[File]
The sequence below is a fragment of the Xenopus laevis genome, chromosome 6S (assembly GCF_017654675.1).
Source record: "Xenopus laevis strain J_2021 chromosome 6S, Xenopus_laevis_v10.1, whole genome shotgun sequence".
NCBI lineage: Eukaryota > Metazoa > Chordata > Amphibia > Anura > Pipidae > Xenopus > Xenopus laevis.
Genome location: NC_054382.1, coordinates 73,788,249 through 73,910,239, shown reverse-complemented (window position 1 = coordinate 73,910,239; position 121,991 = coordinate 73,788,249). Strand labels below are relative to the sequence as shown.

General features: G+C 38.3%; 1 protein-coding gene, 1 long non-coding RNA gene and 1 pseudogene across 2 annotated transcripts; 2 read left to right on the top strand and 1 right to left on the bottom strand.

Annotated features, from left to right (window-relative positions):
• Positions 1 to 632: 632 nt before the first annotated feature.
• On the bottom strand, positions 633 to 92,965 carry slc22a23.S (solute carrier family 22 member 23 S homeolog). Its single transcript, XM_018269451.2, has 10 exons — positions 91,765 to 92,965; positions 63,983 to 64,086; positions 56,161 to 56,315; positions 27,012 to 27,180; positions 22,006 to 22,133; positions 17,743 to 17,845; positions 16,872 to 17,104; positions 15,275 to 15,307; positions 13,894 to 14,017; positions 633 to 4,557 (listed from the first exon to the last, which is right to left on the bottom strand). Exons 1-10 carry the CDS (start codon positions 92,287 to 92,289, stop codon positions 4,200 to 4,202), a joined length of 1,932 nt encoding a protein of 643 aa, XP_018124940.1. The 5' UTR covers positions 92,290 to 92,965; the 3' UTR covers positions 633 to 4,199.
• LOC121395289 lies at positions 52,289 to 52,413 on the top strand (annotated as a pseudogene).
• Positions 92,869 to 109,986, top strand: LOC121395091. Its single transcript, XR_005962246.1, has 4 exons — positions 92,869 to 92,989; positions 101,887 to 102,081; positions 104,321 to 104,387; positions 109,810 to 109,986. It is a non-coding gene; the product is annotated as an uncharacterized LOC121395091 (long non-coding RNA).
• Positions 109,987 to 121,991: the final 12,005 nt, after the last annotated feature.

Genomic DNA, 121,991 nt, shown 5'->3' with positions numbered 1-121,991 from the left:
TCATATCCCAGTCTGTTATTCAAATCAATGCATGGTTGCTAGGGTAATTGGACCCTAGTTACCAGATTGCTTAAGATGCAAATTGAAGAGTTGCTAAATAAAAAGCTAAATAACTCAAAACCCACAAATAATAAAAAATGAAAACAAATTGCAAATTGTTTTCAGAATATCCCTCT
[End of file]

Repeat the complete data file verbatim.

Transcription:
The sequence below is a fragment of the Xenopus laevis genome, chromosome 6S (assembly GCF_017654675.1).
Source record: "Xenopus laevis strain J_2021 chromosome 6S, Xenopus_laevis_v10.1, whole genome shotgun sequence".
NCBI lineage: Eukaryota > Metazoa > Chordata > Amphibia > Anura > Pipidae > Xenopus > Xenopus laevis.
Genome location: NC_054382.1, coordinates 73,788,249 through 73,910,239, shown reverse-complemented (window position 1 = coordinate 73,910,239; position 121,991 = coordinate 73,788,249). Strand labels below are relative to the sequence as shown.

General features: G+C 38.3%; 1 protein-coding gene, 1 long non-coding RNA gene and 1 pseudogene across 2 annotated transcripts; 2 read left to right on the top strand and 1 right to left on the bottom strand.

Annotated features, from left to right (window-relative positions):
• Positions 1 to 632: 632 nt before the first annotated feature.
• On the bottom strand, positions 633 to 92,965 carry slc22a23.S (solute carrier family 22 member 23 S homeolog). Its single transcript, XM_018269451.2, has 10 exons — positions 91,765 to 92,965; positions 63,983 to 64,086; positions 56,161 to 56,315; positions 27,012 to 27,180; positions 22,006 to 22,133; positions 17,743 to 17,845; positions 16,872 to 17,104; positions 15,275 to 15,307; positions 13,894 to 14,017; positions 633 to 4,557 (listed from the first exon to the last, which is right to left on the bottom strand). Exons 1-10 carry the CDS (start codon positions 92,287 to 92,289, stop codon positions 4,200 to 4,202), a joined length of 1,932 nt encoding a protein of 643 aa, XP_018124940.1. The 5' UTR covers positions 92,290 to 92,965; the 3' UTR covers positions 633 to 4,199.
• LOC121395289 lies at positions 52,289 to 52,413 on the top strand (annotated as a pseudogene).
• Positions 92,869 to 109,986, top strand: LOC121395091. Its single transcript, XR_005962246.1, has 4 exons — positions 92,869 to 92,989; positions 101,887 to 102,081; positions 104,321 to 104,387; positions 109,810 to 109,986. It is a non-coding gene; the product is annotated as an uncharacterized LOC121395091 (long non-coding RNA).
• Positions 109,987 to 121,991: the final 12,005 nt, after the last annotated feature.

Genomic DNA, 121,991 nt, shown 5'->3' with positions numbered 1-121,991 from the left:
TCATATCCCAGTCTGTTATTCAAATCAATGCATGGTTGCTAGGGTAATTGGACCCTAGTTACCAGATTGCTTAAGATGCAAATTGAAGAGTTGCTAAATAAAAAGCTAAATAACTCAAAACCCACAAATAATAAAAAATGAAAACAAATTGCAAATTGTTTTCAGAATATCCCTCT